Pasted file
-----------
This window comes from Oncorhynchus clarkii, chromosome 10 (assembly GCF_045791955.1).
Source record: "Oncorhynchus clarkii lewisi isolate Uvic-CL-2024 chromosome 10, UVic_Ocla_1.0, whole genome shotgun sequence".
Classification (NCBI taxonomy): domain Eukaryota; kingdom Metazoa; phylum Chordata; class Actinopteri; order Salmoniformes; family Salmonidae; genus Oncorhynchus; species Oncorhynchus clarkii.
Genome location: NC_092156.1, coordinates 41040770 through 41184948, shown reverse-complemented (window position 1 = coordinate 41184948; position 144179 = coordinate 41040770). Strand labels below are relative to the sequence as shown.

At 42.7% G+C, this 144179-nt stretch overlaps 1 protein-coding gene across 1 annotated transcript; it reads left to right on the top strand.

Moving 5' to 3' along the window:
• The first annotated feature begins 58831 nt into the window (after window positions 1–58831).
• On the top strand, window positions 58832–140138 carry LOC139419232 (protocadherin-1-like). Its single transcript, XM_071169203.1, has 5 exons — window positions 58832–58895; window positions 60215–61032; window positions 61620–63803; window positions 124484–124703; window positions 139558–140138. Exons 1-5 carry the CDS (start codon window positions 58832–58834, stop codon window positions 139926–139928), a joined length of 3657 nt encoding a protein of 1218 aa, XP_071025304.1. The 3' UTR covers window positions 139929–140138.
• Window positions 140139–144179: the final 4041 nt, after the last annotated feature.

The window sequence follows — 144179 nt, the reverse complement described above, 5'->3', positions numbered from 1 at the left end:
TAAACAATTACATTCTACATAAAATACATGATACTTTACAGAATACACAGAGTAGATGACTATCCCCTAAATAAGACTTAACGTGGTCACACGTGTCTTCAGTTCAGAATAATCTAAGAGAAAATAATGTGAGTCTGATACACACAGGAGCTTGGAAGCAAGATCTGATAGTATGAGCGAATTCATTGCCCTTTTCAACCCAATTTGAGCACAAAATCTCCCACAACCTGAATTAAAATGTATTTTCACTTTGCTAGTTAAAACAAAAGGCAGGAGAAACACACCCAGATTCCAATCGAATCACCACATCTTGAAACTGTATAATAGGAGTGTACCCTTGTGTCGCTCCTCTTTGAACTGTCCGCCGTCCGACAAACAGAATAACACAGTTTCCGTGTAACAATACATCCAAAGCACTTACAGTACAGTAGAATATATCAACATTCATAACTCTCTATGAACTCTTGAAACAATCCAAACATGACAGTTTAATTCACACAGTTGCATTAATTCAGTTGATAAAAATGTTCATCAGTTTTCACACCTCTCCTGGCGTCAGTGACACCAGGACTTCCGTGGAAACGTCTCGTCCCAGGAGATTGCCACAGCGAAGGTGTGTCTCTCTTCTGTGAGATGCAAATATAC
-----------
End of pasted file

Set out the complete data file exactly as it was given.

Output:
This window comes from Oncorhynchus clarkii, chromosome 10 (assembly GCF_045791955.1).
Source record: "Oncorhynchus clarkii lewisi isolate Uvic-CL-2024 chromosome 10, UVic_Ocla_1.0, whole genome shotgun sequence".
Classification (NCBI taxonomy): domain Eukaryota; kingdom Metazoa; phylum Chordata; class Actinopteri; order Salmoniformes; family Salmonidae; genus Oncorhynchus; species Oncorhynchus clarkii.
Genome location: NC_092156.1, coordinates 41040770 through 41184948, shown reverse-complemented (window position 1 = coordinate 41184948; position 144179 = coordinate 41040770). Strand labels below are relative to the sequence as shown.

At 42.7% G+C, this 144179-nt stretch overlaps 1 protein-coding gene across 1 annotated transcript; it reads left to right on the top strand.

Moving 5' to 3' along the window:
• The first annotated feature begins 58831 nt into the window (after window positions 1–58831).
• On the top strand, window positions 58832–140138 carry LOC139419232 (protocadherin-1-like). Its single transcript, XM_071169203.1, has 5 exons — window positions 58832–58895; window positions 60215–61032; window positions 61620–63803; window positions 124484–124703; window positions 139558–140138. Exons 1-5 carry the CDS (start codon window positions 58832–58834, stop codon window positions 139926–139928), a joined length of 3657 nt encoding a protein of 1218 aa, XP_071025304.1. The 3' UTR covers window positions 139929–140138.
• Window positions 140139–144179: the final 4041 nt, after the last annotated feature.

The window sequence follows — 144179 nt, the reverse complement described above, 5'->3', positions numbered from 1 at the left end:
TAAACAATTACATTCTACATAAAATACATGATACTTTACAGAATACACAGAGTAGATGACTATCCCCTAAATAAGACTTAACGTGGTCACACGTGTCTTCAGTTCAGAATAATCTAAGAGAAAATAATGTGAGTCTGATACACACAGGAGCTTGGAAGCAAGATCTGATAGTATGAGCGAATTCATTGCCCTTTTCAACCCAATTTGAGCACAAAATCTCCCACAACCTGAATTAAAATGTATTTTCACTTTGCTAGTTAAAACAAAAGGCAGGAGAAACACACCCAGATTCCAATCGAATCACCACATCTTGAAACTGTATAATAGGAGTGTACCCTTGTGTCGCTCCTCTTTGAACTGTCCGCCGTCCGACAAACAGAATAACACAGTTTCCGTGTAACAATACATCCAAAGCACTTACAGTACAGTAGAATATATCAACATTCATAACTCTCTATGAACTCTTGAAACAATCCAAACATGACAGTTTAATTCACACAGTTGCATTAATTCAGTTGATAAAAATGTTCATCAGTTTTCACACCTCTCCTGGCGTCAGTGACACCAGGACTTCCGTGGAAACGTCTCGTCCCAGGAGATTGCCACAGCGAAGGTGTGTCTCTCTTCTGTGAGATGCAAATATAC